Judge – Deputies’ meth search was illegal

File photo

Moceika’s felony charge, trial dismissed

SUBLETTE COUNTY – Challenging two deputies’ search of a man’s trailer led to the judge suppressing evidence of their warrantless search and the prosecution dropping one felony drug charge against the man.

After viewing one deputy’s body-cam video and hearing testimony on March 23 from both officers involved – Sublette County deputies Danielle Cooper and Krystal Mansur – 9th District Court Judge Kate McKay ruled on April 12 their search of a Marbleton trailer was unconstitutional.

On Feb. 20, 2022, the patrolling deputies knew Tanner C. Moceika, also of LaBarge, stayed at the trailer and saw the nearly closed door. After knocking and entering, they found meth and smoking paraphernalia inside, records show.

They then requested a search warrant, claiming the evidence had been visible in “plain view” and that they also entered with imminent concerns of a burglary or overdose, according to court records.

Public defender Rachel Weksler filed the motion on Moceika’s behalf and at the March 23 hearing, challenged Sublette County Deputy Attorney Adrian Kowalski’s arguments that the deputies’ search was constitutional.

“(Moceika) challenges the warrantless search of the trailer home, asserting that its has violated his rights under the Fourth Amendment of the U.S. Constitution and Article I, Section 4 of the Wyoming Constitution,” Judge McKay wrote. “He further asserts that the evidence obtained as a result of the warrantless search is subject to the exclusionary rule.

“(Kowalski) responded that the search fell under two exceptions to the warrant requirement: 1) plain view, and 2) emergency assistance, and that therefore evidence derived from this search is admissible against (Moceika).”

The state was “unable to meet its burden” to defend either scenario, the judge ruled.

On April 13, Kowalski moved to dismiss Moceika’s felony meth possession charge and vacate the defendant’s upcoming District Court pretrial conference and July 17 jury trial.

Judge McKay dismissed the charge and vacated Moceika’s court proceedings.

Factual summary

In her order, Judge McKay related that on Feb. 20, 2020, Mansur and Cooper were both on patrol in separate vehicles. Seeing a slightly open door, they stopped at Moceika’s trailer and went to the door.

“The sole piece of evidence ultimately admitted at the (March 23 suppression) hearing was the recording of footage from a body camera worn by Deputy Mansur,” she said.

Watching, the judge noted the trailer door in question was “slightly open” when Cooper stepped up to knock.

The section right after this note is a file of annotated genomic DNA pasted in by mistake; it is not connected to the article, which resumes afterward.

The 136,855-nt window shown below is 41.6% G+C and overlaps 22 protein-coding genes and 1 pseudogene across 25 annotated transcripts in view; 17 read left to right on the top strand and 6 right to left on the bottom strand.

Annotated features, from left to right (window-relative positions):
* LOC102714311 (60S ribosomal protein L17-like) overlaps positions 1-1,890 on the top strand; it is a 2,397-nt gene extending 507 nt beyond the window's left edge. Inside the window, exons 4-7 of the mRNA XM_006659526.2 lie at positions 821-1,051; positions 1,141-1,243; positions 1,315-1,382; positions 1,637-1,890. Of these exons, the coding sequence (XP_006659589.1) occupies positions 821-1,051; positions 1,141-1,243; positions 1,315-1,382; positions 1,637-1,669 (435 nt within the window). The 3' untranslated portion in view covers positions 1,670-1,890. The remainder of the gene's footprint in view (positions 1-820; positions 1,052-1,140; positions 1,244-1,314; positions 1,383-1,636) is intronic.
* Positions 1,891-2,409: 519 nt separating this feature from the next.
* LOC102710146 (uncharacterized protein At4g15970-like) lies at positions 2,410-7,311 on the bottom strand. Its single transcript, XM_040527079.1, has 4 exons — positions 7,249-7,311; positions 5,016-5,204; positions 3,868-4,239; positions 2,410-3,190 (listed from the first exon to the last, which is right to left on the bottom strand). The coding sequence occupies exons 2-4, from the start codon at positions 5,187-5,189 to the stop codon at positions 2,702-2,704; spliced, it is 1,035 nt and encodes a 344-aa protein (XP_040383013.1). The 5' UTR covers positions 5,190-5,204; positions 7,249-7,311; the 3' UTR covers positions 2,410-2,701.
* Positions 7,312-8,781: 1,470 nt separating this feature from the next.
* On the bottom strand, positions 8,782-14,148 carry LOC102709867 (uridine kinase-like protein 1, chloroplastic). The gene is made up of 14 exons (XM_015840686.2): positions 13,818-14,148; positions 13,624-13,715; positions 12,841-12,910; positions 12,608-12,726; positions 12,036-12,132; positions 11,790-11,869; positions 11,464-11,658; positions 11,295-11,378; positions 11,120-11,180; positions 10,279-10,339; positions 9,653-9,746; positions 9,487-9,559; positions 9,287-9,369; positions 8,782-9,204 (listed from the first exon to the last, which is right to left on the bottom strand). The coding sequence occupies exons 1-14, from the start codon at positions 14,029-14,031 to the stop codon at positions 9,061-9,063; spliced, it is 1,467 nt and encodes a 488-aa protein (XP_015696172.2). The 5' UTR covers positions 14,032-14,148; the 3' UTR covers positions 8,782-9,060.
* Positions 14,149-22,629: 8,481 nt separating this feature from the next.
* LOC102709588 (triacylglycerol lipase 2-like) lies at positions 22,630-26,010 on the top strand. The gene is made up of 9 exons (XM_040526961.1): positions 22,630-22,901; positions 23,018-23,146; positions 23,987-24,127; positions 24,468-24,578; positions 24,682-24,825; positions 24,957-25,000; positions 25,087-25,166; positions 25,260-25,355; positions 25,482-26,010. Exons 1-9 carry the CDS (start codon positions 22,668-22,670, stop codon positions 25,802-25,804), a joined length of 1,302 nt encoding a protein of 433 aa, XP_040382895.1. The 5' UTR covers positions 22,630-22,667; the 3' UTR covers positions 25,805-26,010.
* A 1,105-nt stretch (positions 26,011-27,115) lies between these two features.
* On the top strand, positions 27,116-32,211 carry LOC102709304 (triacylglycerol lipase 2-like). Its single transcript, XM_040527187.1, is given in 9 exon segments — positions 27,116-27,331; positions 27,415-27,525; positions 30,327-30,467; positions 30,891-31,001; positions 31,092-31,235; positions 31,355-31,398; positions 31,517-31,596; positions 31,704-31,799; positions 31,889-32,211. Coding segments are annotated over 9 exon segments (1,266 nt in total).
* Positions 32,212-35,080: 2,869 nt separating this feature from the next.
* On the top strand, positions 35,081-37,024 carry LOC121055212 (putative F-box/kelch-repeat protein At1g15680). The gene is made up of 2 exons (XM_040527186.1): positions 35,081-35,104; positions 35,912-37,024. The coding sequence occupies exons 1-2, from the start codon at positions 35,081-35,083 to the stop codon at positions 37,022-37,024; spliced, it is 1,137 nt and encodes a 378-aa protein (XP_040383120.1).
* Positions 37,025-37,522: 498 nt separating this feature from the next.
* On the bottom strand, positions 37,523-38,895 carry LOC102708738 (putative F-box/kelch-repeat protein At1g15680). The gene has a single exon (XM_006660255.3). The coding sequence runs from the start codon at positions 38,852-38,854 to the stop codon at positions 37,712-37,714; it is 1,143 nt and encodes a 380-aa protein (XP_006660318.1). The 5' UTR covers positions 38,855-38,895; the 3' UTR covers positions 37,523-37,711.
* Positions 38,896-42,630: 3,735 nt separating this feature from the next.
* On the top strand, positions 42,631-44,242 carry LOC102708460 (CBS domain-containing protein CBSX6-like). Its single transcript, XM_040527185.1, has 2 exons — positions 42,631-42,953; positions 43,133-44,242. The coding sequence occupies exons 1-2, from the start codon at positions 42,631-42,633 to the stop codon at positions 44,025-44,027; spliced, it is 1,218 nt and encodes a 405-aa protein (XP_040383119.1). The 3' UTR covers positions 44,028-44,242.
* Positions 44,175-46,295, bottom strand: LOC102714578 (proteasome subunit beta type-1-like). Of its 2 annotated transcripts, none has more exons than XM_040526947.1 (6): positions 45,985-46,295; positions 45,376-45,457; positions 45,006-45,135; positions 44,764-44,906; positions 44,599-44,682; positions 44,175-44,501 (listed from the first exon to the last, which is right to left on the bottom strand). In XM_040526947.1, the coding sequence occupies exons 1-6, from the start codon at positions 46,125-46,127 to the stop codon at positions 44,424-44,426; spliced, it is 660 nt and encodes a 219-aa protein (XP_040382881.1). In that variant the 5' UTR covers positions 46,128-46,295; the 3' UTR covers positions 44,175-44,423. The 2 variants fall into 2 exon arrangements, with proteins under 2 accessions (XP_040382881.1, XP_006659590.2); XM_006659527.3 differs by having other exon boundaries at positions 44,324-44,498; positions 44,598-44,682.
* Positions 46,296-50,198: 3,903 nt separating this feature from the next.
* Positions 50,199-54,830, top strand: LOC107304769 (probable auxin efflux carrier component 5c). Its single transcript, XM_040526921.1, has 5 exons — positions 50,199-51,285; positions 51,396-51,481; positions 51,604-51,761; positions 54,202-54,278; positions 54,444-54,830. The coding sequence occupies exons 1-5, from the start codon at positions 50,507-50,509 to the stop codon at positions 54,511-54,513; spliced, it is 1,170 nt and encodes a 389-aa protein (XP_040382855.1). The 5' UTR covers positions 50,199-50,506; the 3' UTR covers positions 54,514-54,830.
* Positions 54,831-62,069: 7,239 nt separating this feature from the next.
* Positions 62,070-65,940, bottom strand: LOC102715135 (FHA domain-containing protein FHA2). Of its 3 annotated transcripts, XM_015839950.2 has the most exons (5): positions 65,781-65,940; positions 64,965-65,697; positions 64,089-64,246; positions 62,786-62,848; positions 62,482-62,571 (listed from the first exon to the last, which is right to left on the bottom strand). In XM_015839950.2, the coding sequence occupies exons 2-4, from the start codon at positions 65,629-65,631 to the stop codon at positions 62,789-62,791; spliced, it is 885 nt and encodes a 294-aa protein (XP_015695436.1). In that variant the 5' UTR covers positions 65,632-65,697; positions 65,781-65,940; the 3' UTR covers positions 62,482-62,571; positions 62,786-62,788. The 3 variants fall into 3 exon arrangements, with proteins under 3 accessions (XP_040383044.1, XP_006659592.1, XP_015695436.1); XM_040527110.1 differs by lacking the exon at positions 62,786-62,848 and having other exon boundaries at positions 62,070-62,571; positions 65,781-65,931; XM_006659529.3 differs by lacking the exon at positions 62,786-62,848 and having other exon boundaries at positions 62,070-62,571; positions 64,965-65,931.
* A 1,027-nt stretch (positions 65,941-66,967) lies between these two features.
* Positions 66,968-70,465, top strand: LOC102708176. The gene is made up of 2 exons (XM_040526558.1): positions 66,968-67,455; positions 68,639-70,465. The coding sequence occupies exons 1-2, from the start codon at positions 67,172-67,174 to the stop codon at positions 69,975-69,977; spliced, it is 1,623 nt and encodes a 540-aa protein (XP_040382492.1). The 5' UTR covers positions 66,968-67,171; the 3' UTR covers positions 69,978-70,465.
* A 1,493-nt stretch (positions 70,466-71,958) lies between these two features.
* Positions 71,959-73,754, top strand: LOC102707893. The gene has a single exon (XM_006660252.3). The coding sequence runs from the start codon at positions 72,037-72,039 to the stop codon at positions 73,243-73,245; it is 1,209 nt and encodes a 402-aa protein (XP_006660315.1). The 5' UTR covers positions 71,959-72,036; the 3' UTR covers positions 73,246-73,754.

“Immediately after knocking, Deputy Cooper pushes the door open further,” the judge wrote. “At this time prior to pushing the door open, it was not possible to see into the residence, which was dark.”

Deputy Mansur announced “sheriff’s office” and once the door is pushed open, the two can see into the dark home to find “disarray” and a cup with ice, the judge related.

After waiting outside for about a minute, the two deputies stepped in with drawn guns and paused for a minute and a half, “inspecting the table” with visible drug paraphernalia, then walked through and find no one inside. When they leave, they couldn’t close the door due to its damaged frame, the judge noted.

“Nothing incriminating was visible prior to opening the door,” Judge McKay wrote. “Entry occurred the moment that Deputy Cooper physically changed the state of the door. She crossed the threshold of the doorway by that act.”


To enter legally without a warrant, the judge said, “The government must show that the officer had a reasonable and articulable belief that immediate aid or assistance was required to prevent harm to persons or property.”

Kowalski cited a Louisiana case “to support the proposition that the deputies were allowed to push the door open further to get a better understanding of the situation,” the judge wrote.

“This is not the law in Wyoming, nor is it persuasive under these circumstances.”

Judge McKay noted circumstances from the video did not lead to “obvious conclusions” and “what-ifs” of a squatter, burglar or injured person inside were “not guided by articulable facts.”

“While it is admirable that officers have these concerns and are mindful of their community caretaking responsibilities, it is simply not the standard that such general concerns amount to a reasonable articulable belief that suffices to override Fourth Amendment protections,” Judge McKay wrote.

No evidence showed Cooper and Mansur believed “immediate assistance” was required – and “because the officers were not justified in opening the door to the residence, the first prong of the plain view analysis fails,” the judge wrote.


“Nothing that was observed after further opening the door was actually in ‘plain view’ to the officers, as they were not lawfully in the place from which incriminating evidence was viewed,” Judge McKay wrote. “Therefore, the court finds that all evidence obtained as a result of the warrantless search of the trailer house as to this defendant (Moceika) must be suppressed.”